Thursday, June 15, 2017

Planning is the Key to Success

As nice (and as necessary) as good audio visual techniques are for amodern web page, they sti
ll cost money to produce and to implement. So you'll want to save yourself as much money and time as possible by planning out your site well in advance of doing any filming, recording, or page coding. With careful planning, you can not only avoid unneces sary costs and reduce the overall time from design to implementation, but you'll have a much stronger page and a much higher conversion rate as a result.

Design Before You Budget 

Yes, audio visual solutions cost money.  But don't let that cost scare you away from designing the page of your dreams —at least not at first.  When you're doing any kind of creative project and you'd better believe that designing a web page is a creative project there's nothing worse than
dealing with an internal censor over your shoulder, telling you what to spend and what's going to cost a lot of money.  If you start restricting your ideas to what you can afford before you even really start generating your sales concepts, you're going to lose some of your most promising and creative ideas before you get started. 
Suppose you've developed a new wireless protocol that allows easier interconnection between international networks, and you decide to promote that protocol with a grand concept Flash presentation showing people all over the world watching the same viral video.  No, whispers your internal censor: think of the cost of filming people all over the world, all the different locations you'd need to film, the nightmare of editing everything down to something that's easy to strea
m without boring customers or costing thousands in bandwidth alone.  No, don't even think about that concept any more.
But it's always easy to scale down an existing concept without losing the essence of the concept.  Maybe you don't need to film people all over the world maybe you could just show your product's logo, with the names of different countries flashing behind it in time with a simple public domain
song. 
It’s the same basic concept, really, but much more economical. If you hadn't had the more expensive idea first, you wouldn't have ever gotten to the more streamlined, economical, and interesting concept that you actually can afford.  Instead, you might have gone with a talking
-head speech or simply a picture of the product logo both very cheap, but not nearly as exciting or distinctive.
So relax and don't be afraid to spend money on paper, at least.  Remember: you can always find a way to communicate a concept for less money, whereas no amount of spending can make a bad concept interesting.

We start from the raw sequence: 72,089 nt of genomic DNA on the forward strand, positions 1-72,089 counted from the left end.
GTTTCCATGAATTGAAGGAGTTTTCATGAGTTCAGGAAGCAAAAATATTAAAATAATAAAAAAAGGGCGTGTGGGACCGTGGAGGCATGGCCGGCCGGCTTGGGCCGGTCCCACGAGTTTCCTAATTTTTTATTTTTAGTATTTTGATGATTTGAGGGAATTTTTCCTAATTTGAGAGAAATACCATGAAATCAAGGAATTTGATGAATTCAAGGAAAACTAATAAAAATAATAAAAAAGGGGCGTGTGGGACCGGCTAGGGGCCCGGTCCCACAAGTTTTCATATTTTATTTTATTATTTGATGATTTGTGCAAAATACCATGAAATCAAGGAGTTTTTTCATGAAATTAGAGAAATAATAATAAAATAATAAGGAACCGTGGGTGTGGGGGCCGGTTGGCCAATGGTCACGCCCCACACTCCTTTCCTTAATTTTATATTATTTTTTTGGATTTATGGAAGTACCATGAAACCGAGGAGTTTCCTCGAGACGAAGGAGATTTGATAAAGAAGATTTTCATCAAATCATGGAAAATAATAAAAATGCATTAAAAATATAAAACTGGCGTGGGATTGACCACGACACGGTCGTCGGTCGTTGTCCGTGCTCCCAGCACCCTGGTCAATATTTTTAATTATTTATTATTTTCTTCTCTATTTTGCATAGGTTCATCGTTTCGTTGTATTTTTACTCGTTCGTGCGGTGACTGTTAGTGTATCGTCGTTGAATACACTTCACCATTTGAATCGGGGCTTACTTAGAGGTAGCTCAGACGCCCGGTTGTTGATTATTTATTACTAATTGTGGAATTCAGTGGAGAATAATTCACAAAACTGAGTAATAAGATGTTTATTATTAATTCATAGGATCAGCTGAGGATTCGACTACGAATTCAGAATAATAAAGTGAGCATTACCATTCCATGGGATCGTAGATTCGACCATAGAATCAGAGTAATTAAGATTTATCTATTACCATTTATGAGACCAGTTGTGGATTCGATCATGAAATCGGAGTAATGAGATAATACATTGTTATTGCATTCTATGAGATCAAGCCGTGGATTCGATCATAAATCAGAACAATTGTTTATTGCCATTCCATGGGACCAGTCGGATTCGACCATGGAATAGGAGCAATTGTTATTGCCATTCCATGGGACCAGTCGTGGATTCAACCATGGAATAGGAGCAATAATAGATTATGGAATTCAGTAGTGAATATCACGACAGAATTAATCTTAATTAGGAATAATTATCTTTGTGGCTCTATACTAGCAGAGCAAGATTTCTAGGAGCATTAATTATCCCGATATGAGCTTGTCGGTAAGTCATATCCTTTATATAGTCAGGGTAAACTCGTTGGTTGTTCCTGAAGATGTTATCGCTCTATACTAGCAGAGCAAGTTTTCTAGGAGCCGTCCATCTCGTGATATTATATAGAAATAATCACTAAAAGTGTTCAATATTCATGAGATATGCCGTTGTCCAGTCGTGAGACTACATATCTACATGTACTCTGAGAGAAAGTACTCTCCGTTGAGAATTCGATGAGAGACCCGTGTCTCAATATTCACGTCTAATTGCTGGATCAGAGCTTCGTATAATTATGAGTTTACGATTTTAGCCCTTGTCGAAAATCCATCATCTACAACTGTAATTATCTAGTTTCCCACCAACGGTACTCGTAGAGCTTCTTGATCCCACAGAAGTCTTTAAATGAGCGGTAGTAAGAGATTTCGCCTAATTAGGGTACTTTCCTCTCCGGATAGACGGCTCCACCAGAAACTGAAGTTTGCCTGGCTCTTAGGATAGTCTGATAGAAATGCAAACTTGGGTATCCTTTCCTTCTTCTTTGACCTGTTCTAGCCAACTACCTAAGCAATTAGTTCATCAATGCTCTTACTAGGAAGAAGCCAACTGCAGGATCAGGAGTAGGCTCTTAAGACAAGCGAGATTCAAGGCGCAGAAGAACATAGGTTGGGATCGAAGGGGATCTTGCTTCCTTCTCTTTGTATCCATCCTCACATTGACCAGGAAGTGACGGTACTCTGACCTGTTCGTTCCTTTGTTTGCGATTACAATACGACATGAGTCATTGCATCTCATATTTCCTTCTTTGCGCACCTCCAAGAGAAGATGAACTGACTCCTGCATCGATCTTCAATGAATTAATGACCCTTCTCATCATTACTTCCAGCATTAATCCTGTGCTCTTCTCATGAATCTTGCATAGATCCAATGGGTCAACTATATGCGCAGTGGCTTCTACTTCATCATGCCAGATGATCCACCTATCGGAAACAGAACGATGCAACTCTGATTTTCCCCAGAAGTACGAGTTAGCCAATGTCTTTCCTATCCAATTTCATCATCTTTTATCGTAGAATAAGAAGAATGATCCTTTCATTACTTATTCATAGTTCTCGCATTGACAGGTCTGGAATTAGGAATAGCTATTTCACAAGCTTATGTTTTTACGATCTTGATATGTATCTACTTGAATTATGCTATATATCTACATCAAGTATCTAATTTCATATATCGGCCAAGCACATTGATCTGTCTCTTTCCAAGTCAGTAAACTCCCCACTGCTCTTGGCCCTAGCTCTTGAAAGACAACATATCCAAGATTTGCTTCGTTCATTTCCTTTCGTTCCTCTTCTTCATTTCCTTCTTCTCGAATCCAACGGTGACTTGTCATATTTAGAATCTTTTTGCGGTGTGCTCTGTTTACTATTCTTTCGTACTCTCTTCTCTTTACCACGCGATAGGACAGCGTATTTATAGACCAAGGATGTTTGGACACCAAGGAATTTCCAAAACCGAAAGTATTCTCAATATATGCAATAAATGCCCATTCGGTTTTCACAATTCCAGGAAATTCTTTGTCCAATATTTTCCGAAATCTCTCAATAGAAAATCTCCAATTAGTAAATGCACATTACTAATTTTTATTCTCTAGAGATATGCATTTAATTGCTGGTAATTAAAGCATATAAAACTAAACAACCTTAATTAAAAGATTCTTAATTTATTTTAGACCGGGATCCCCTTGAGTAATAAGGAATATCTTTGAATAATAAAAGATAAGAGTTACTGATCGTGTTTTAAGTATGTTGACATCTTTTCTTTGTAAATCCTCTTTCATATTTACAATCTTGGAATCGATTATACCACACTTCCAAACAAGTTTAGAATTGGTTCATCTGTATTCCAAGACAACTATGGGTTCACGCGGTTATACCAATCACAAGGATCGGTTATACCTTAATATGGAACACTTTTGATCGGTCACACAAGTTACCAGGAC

What Is A Good Direct Sales Concept?

 To really use audio visual solutions to their best advantage in a direct sales web site, you need to play to the strengths of audio visual solutions.  Those strengths are: Showing, not telling Providing an emotional experience to influence sales Not overstaying anyone's welcome What does this mean in practice?  Imagine two direct sales concepts using audio-visual techniques.  They're both selling the same product: a lawnmower attachment, we'll say.  In one concept, the company's owner sits at a desk and talks to you about the advantages of the attachment in terms of durability, effectiveness, and price.  In another concept, we see a young boy mowing the lawn.  In a series of quick cuts, we see a young man, then an older man, then a senior citizen, then a venerable grandfather smiling as he watches a young grandchild mow the same lawn, in each case using the product.
It's just obvious that the second concept is better, but why?
First: it shows rather than tells.  The first concept tries to
communicate the idea of durability, effectiveness, and price by giving you
sales statistics and
slogans.  Fine
--
but the rest of your direct sales site
should do the same, and to give this kind of information in your audio
-
visual
solution isn't really playing to the strengths of the medium.  The second
concept shows you the same ideas: the product is
obviously durable if the
same man can use it for his entire life, it's obviously effective if he never
switches products, and it's obvious (although admittedly less so) that it's a
good deal since it doesn't seem to require a lot of maintenance or
replace
ment.
Second: it provides an emotional experience.  In the first concept, the
owner of the company is trying to convince you to buy a product.  In the
second concept, we have images of contentment and family, as well as a
meditative sense of reflection ab
out the cycles of life.  It's much easier to

 

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